There do not appear to be references earlier than 1630 to the game being played in England. The game is mentioned in a 1611 French–English dictionary, but this does not demonstrate that it was actually played in England at that time:
Palemaille : f. A game, wherein a round box bowle is with a mallet strucke through a high arch of yron (standing at either end of an alley one) which he that can do at the fewest blowes, or at the nu[m]ber agreed on, winnes.
Cotgrave's description of the long alley-like playing surface with an iron hoop at either end accords well with reports of the game as played in London twenty years later. However, there's little reason to read this as an implication that the game was played in England in 1611, especially given that he is providing an English definition of a French word.
The game of mall was a fashionable amusement in the reign of Charles the Second, and the walk in Saint James's Park, now called the Mall, received its name from having been appropriated to the purpose of playing at mall, where Charles himself and his courtiers frequently exercised themselves in the practice of this pastime. The denomination mall given to the game, is evidently derived from the mallet or wooden hammer used by the players to strike the ball.
The game was still known in the early nineteenth century, as is proved by its reference in many English dictionaries. In Samuel Johnson's 1828 dictionary, his definition of "Pall mall" clearly describes a game with similarities to modern croquet: "A play in which the ball is struck with a mallet through an iron ring". In his unpublished memoir the writer Oswell Blakeston reports seeing it played at "the only pub that still has a green for this game" in the late 1930s.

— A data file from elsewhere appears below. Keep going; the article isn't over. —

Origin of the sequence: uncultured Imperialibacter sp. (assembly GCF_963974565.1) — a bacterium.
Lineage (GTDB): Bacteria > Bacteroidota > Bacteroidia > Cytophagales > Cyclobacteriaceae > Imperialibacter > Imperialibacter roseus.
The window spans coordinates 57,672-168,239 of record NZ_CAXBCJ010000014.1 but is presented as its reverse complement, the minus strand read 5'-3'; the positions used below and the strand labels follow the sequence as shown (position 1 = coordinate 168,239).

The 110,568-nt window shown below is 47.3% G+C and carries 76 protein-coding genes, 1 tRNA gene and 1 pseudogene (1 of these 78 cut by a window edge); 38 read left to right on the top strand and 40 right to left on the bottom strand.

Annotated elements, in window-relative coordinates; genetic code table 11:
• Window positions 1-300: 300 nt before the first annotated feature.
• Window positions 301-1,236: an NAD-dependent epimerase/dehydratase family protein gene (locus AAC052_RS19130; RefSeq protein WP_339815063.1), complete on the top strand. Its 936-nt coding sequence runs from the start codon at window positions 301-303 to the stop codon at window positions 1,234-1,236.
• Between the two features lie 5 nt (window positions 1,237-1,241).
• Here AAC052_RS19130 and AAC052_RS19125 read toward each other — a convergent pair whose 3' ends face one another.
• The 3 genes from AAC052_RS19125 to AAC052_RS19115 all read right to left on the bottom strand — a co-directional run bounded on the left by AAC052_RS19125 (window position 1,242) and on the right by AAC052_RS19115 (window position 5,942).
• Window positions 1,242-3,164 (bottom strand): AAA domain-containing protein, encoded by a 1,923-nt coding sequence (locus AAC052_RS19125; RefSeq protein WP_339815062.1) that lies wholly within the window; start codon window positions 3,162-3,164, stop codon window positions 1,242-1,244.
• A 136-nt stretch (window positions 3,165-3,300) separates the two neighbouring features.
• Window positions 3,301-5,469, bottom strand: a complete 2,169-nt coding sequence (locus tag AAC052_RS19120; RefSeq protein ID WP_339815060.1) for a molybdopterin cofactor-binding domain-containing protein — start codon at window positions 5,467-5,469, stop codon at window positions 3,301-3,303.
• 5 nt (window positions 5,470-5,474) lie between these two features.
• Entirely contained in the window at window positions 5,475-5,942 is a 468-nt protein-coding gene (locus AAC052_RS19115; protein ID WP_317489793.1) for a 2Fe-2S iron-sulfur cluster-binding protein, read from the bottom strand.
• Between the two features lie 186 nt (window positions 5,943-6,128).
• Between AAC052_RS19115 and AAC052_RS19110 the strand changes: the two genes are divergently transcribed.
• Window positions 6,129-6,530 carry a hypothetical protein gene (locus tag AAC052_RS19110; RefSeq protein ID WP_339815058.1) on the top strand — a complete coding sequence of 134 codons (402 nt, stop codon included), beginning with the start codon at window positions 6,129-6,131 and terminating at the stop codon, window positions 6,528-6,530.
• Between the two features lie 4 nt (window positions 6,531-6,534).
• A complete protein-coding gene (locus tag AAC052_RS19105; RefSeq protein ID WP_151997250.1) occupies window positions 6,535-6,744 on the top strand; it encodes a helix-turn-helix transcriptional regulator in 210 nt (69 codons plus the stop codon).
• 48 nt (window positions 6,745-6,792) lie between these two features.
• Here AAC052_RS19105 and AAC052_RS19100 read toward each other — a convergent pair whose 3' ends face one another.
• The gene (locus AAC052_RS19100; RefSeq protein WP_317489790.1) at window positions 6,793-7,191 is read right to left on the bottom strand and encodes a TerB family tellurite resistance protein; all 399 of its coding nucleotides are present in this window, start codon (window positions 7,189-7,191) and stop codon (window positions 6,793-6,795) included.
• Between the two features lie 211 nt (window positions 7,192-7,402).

It was played in a long alley with an iron hoop suspended over the ground at the end. The object was to strike a boxwood ball of unknown circumference (a modern croquet ball is normally 3+5⁄8 inches (9.2 cm) in diameter, which equates to approx 11+2⁄5 inches (29 cm), in circumference) with a heavy wooden mallet, down the alley and through the hoop with the fewest hits possible. Many references tell us that the ball was about 12 inches (30 cm) in diameter. However, it is known that this is not correct, as a ball of that size would be far, far too heavy to lift to a high height with a small mallet. Note the ball in the engraving. It is thought that the ball was likely in the region of 2+3⁄4 inches (7 cm) or slightly larger. It differed from trucco especially in its more extreme length of playing area, suggesting a closer relationship to golf than other derivatives of ground billiards.